Every single student has been there. Sitting in class, wondering how this person in front of you ever earned the right to teach you the material.
Maybe it was your calculus teacher who never adequately explained how to find a derivative. Or maybe it was your biology teacher who seemed to barely understand the concept of osmosis. The point is, we have all had teachers who have disappointed us. Hopefully, we’ve also had enough good ones to make up for it.
Secretary of Education Betsy DeVos is an example of what happens when we don’t get involvedBetsy DeVos is the newest confirmed member of President Donald Trump’s cabinet. As Trump’s choice for secretary of education, DeVos Read…
Well this problem has now made its way to the top of our educational system. Despite a strong, unrelenting fight from Democratic senators, and two dissenting Republicans, Betsy DeVos will be the next secretary of education.
DeVos barely has any background in education, and the background she does have is not comforting. A longtime champion of private school vouchers and charter schools, she has operated her organization, American Federation for Children, as a branch of the Alliance for School Choice.
Her one-sided experience in education reform worries many, even those in the Republican party. Sen. Lisa Murkowski, R-Alaska, said of DeVos, “I have serious concerns about a nominee to be secretary of education who has been so involved in one side of the equation, so immersed in the push for vouchers, that she may be unaware of what actually is successful within the public schools, and also what is broken and how to fix them.”
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Even more illuminating is a 2014 report that came out of Michigan, Devos’ home state, where she was a former chair of the Michigan Republican party. The report found that $1 billion pumped into charter schools yearly by Michigan taxpayers was not accompanied by strict accountability or regulations.
Per the report from the Detroit Free Press, “38% of charter schools that received state academic rankings during the 2012-13 school year fell below the 25th percentile.”
Furthermore, other investigations have found Detroit has a seriously flawed education system that “gives families many school choices, yet few high-quality ones.”
Yes, private school vouchers and charter schools do have their merits, but the ideal education system combines those with strong public schools to create choice and quality.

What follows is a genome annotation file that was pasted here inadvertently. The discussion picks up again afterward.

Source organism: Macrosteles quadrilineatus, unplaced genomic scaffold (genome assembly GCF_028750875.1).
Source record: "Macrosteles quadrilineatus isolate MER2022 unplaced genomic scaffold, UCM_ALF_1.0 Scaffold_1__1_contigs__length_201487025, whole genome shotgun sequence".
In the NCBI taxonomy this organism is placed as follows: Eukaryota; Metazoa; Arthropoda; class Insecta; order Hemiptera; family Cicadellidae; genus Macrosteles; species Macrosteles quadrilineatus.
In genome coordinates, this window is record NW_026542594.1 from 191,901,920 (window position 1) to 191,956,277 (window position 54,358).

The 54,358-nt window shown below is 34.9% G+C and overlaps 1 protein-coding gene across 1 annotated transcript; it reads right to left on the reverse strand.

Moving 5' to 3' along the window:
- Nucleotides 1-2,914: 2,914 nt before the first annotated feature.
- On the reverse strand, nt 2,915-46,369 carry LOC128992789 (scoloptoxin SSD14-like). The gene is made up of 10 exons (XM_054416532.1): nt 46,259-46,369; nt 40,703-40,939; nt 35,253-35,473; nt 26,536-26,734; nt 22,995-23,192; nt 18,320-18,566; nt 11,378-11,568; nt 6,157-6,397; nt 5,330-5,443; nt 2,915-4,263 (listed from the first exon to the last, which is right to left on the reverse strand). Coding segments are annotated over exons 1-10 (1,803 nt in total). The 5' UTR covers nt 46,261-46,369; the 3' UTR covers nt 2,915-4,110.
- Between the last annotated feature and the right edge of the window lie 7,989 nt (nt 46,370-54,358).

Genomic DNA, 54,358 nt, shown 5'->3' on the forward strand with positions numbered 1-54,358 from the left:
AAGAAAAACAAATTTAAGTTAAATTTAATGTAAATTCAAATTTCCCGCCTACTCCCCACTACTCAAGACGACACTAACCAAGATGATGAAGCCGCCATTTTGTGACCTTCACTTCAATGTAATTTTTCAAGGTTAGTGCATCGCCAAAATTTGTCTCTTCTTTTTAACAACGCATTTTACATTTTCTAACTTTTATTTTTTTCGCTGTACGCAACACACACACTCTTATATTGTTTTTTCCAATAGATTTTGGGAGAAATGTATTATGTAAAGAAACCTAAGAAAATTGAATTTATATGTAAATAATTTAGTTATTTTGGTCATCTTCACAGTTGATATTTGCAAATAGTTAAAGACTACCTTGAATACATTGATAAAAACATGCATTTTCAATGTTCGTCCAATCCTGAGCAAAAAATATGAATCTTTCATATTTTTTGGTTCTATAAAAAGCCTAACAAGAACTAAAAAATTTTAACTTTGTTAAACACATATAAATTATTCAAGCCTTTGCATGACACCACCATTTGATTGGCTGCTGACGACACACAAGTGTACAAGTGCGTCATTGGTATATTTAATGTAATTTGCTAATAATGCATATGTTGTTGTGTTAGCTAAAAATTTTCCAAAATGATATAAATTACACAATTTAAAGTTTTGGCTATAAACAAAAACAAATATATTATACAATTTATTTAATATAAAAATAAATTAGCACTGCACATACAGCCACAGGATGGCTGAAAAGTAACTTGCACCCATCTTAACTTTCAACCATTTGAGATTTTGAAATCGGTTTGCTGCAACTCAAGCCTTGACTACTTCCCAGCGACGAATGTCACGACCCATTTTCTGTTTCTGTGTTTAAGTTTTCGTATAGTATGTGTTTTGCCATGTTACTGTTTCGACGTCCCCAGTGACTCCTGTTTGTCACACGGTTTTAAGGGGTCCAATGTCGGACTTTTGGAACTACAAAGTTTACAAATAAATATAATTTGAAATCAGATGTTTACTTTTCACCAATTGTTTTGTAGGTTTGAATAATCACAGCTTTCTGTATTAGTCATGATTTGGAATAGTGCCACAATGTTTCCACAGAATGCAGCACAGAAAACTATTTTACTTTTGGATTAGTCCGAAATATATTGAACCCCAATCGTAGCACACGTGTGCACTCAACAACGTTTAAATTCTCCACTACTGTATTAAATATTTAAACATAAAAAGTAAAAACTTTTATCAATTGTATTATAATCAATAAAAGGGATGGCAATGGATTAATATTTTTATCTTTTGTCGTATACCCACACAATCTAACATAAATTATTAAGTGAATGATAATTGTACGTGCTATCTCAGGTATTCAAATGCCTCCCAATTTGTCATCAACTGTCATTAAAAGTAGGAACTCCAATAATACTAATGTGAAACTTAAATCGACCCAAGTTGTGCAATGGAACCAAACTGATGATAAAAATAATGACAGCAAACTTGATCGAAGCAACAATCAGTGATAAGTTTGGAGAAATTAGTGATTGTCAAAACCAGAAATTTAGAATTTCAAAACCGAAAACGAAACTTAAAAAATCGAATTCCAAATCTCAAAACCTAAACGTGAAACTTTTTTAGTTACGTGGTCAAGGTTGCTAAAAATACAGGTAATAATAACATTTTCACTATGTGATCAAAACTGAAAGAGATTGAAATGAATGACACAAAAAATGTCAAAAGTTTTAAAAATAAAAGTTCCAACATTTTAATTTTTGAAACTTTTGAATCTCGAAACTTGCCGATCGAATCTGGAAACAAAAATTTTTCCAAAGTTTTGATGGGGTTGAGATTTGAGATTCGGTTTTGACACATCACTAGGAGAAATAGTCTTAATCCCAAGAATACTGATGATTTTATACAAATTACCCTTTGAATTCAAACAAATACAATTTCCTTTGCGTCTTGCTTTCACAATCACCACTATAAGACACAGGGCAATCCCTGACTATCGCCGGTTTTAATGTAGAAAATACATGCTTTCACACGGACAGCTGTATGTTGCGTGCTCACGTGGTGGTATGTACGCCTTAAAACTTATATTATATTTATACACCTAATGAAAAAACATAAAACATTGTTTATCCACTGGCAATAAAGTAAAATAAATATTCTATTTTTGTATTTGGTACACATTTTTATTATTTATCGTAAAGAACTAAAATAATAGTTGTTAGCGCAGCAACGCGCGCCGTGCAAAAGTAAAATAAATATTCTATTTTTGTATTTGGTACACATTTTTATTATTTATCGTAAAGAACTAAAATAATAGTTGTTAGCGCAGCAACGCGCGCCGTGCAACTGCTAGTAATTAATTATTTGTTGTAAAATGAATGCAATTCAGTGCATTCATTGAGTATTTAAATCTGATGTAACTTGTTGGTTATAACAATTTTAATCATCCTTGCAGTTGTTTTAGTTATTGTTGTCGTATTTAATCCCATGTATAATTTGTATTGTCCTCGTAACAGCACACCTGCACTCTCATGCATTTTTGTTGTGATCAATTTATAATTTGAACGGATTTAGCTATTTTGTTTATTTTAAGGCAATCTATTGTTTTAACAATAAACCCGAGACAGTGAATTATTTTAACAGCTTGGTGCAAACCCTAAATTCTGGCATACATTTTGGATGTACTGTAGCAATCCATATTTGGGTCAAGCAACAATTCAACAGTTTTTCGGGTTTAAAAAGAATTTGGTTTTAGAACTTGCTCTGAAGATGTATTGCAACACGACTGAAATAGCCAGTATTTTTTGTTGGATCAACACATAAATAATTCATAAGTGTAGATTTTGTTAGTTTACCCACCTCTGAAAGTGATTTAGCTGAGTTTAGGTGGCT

Unfortunately, DeVos is not the education secretary to lead us to this promised land of education. Instead, she is laughably unqualified and her little experience in the education landscape seems to yield no positive results.
Wisconsin congressman joins nearly 70 Democrats protesting Trump’s inaugurationAs a new political session begins, U.S. Rep. Mark Pocan, D-Wis., laid out his priorities and explained his reasons for Read…
Nowhere was DeVos’ lack of competence in the role of education secretary more clear than in her Senate confirmation hearing. She often avoided answering questions by continuously spewing vacuous phrases such as, “I support accountability” and “I think that’s an issue best left to the states.” She seemed to not understand the difference between proficiency and growth.
I am selfishly glad my time in education is coming to a close, for the mere fact that whatever changes Betsy DeVos does bring about will not affect me on a personal level.
But they will affect this country. In more ways than one. I do not know that public schools will continue receiving the vital funding they need to keep educating the youth of our country. I do not know if parents will end up going bankrupt paying for private school, just so their children can have a decent education.
One of the biggest lessons my parents ever taught me was about the importance of education. We all benefit from living in an educated society. It drives each and every one of us to be better. It helps us compete for jobs, and attract companies back to the United States. But clearly, education is not that important to President Donald Trump. Clearly, the only qualification he deems necessary for someone to lead our country’s education is a fat bank account.
Eric Hilkert ([email protected]) is a sophomore majoring in finance.